Next week, the Senate Agriculture Committee is expected to again start work on a five-year farm bill. Senate Majority Leader Harry ReidHarry ReidNearly 400 House bills stuck in Senate limbo Puerto Rico debt relief faces serious challenges in Senate McCain files B amendment to boost defense spending MORE (D-Nev.) said he’d like to vote on that legislation by the end of the month.
A new Congressional Budget Office score of last year’s Senate bill found that it would now only save $13 billion in spending over 10 years, which likely will not be enough to satisfy Republicans. Last year's House farm bill reduced spending by $35 billion, largely through cuts to the food stamps program.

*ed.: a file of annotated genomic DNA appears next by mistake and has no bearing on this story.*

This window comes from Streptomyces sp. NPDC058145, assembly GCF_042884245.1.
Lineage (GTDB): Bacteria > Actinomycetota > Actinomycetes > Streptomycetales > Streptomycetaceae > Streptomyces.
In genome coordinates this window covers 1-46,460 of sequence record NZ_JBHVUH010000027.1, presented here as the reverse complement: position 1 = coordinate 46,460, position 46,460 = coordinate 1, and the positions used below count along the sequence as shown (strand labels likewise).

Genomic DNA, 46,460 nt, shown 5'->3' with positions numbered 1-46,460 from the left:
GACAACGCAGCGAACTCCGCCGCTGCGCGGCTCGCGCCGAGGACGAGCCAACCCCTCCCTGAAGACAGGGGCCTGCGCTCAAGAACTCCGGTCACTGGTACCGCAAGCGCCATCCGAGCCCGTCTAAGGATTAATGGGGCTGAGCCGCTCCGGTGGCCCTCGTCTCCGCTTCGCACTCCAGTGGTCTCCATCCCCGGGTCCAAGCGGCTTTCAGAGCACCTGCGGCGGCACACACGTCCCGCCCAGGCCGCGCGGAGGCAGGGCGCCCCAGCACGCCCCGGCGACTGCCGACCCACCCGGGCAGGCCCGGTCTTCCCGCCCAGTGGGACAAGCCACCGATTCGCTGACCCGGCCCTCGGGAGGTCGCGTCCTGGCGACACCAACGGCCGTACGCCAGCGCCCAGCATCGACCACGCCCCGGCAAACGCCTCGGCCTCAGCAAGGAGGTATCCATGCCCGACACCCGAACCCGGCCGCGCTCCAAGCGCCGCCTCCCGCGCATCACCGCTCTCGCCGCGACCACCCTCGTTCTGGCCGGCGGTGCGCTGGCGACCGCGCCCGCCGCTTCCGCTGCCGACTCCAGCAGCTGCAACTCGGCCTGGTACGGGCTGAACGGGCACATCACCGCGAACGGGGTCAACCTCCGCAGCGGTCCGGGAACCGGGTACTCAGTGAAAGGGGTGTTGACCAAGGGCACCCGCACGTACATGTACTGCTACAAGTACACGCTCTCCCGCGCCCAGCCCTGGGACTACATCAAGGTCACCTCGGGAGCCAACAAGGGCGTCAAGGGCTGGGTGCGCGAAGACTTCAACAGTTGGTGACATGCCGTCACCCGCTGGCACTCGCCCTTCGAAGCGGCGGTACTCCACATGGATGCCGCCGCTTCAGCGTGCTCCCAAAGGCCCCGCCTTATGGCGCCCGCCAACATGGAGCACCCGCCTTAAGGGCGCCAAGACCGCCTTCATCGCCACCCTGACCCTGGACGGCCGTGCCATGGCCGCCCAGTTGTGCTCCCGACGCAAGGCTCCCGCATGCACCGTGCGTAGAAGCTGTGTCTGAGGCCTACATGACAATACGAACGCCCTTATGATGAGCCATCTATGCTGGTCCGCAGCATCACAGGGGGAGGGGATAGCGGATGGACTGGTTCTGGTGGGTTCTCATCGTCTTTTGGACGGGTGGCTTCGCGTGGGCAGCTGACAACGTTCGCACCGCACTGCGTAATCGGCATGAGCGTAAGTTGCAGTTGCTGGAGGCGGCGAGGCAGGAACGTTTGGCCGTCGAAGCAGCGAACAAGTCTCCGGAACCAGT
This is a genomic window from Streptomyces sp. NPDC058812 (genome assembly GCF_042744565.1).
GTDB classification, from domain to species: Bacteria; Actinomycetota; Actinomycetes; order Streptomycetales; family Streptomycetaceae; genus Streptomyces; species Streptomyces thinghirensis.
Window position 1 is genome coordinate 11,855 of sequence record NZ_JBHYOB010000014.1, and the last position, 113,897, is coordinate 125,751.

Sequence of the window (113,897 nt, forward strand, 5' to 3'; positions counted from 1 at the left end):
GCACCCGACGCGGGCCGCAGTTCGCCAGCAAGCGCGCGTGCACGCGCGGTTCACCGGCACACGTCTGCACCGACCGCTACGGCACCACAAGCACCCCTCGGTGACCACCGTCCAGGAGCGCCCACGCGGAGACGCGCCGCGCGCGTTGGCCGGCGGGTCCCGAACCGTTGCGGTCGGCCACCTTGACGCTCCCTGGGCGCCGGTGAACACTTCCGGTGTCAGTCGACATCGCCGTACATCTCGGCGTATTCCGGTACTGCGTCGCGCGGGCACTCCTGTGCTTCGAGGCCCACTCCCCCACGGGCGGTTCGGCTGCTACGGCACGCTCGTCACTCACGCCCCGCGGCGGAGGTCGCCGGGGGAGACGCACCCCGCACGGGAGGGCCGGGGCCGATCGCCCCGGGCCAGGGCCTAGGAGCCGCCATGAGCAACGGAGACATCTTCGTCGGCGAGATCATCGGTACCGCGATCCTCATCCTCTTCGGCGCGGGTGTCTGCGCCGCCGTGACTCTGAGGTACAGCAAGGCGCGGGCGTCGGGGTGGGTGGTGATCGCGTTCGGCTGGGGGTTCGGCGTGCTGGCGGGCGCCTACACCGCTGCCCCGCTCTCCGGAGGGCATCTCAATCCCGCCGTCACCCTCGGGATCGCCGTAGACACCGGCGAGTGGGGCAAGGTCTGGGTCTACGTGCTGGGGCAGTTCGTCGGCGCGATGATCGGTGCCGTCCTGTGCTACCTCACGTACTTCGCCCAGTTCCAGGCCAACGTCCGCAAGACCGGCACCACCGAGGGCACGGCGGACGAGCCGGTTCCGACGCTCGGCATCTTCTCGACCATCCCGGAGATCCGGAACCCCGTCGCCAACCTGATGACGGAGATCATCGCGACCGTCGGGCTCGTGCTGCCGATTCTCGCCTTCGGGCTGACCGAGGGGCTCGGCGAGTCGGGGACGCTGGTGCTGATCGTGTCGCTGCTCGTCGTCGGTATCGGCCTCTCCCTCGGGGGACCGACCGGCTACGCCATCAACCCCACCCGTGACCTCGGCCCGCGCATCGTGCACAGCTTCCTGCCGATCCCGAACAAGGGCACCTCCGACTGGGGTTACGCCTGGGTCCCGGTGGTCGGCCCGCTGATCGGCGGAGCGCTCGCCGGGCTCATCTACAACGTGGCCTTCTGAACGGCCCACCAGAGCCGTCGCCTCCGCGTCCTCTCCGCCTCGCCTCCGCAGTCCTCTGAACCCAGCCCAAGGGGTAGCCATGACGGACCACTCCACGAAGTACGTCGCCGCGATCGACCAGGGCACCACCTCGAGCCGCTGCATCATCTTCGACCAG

Gillibrand opposed cutting the food assistance program in last year’s bill and said she’d fight it again this year.
“In this tough economy, a family losing this access to food assistance would be devastating,” Gillibrand said Friday. “More than half of food stamp recipients are children, eight percent are seniors and unfortunately, as many veterans are using food stamps as any time in history. As a mother and a lawmaker, watching a child go hungry is something I just will not stand for.”
Gillibrand said she plans to introduce an amendment to the Senate farm bill to restore the proposed $4 billion in cuts to the Supplemental Nutrition Assistance Program (SNAP), also known as food stamps. She serves on the Senate Agriculture Committee.